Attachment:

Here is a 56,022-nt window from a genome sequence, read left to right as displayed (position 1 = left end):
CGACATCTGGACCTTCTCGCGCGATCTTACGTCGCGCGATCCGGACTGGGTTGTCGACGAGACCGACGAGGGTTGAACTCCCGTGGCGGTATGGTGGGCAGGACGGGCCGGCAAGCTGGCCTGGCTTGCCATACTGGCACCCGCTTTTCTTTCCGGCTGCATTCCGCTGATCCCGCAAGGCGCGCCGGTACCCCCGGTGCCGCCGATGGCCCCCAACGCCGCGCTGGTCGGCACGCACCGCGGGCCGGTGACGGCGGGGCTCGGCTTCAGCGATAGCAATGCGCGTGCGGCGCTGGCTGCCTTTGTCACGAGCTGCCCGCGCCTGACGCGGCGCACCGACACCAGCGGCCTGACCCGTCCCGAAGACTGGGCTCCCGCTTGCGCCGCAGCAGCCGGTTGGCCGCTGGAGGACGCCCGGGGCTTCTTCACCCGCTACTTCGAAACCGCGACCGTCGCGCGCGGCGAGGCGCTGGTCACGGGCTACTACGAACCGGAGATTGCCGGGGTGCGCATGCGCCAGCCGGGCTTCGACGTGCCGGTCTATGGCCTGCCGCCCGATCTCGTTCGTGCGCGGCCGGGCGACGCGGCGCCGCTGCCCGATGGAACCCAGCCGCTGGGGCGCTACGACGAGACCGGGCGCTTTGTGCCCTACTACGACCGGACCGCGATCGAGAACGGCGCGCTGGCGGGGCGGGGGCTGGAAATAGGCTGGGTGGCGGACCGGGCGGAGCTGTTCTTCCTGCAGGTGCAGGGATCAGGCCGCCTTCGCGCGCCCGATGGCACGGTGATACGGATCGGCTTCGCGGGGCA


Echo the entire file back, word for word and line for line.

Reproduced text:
Here is a 56,022-nt window from a genome sequence, read left to right as displayed (position 1 = left end):
CGACATCTGGACCTTCTCGCGCGATCTTACGTCGCGCGATCCGGACTGGGTTGTCGACGAGACCGACGAGGGTTGAACTCCCGTGGCGGTATGGTGGGCAGGACGGGCCGGCAAGCTGGCCTGGCTTGCCATACTGGCACCCGCTTTTCTTTCCGGCTGCATTCCGCTGATCCCGCAAGGCGCGCCGGTACCCCCGGTGCCGCCGATGGCCCCCAACGCCGCGCTGGTCGGCACGCACCGCGGGCCGGTGACGGCGGGGCTCGGCTTCAGCGATAGCAATGCGCGTGCGGCGCTGGCTGCCTTTGTCACGAGCTGCCCGCGCCTGACGCGGCGCACCGACACCAGCGGCCTGACCCGTCCCGAAGACTGGGCTCCCGCTTGCGCCGCAGCAGCCGGTTGGCCGCTGGAGGACGCCCGGGGCTTCTTCACCCGCTACTTCGAAACCGCGACCGTCGCGCGCGGCGAGGCGCTGGTCACGGGCTACTACGAACCGGAGATTGCCGGGGTGCGCATGCGCCAGCCGGGCTTCGACGTGCCGGTCTATGGCCTGCCGCCCGATCTCGTTCGTGCGCGGCCGGGCGACGCGGCGCCGCTGCCCGATGGAACCCAGCCGCTGGGGCGCTACGACGAGACCGGGCGCTTTGTGCCCTACTACGACCGGACCGCGATCGAGAACGGCGCGCTGGCGGGGCGGGGGCTGGAAATAGGCTGGGTGGCGGACCGGGCGGAGCTGTTCTTCCTGCAGGTGCAGGGATCAGGCCGCCTTCGCGCGCCCGATGGCACGGTGATACGGATCGGCTTCGCGGGGCA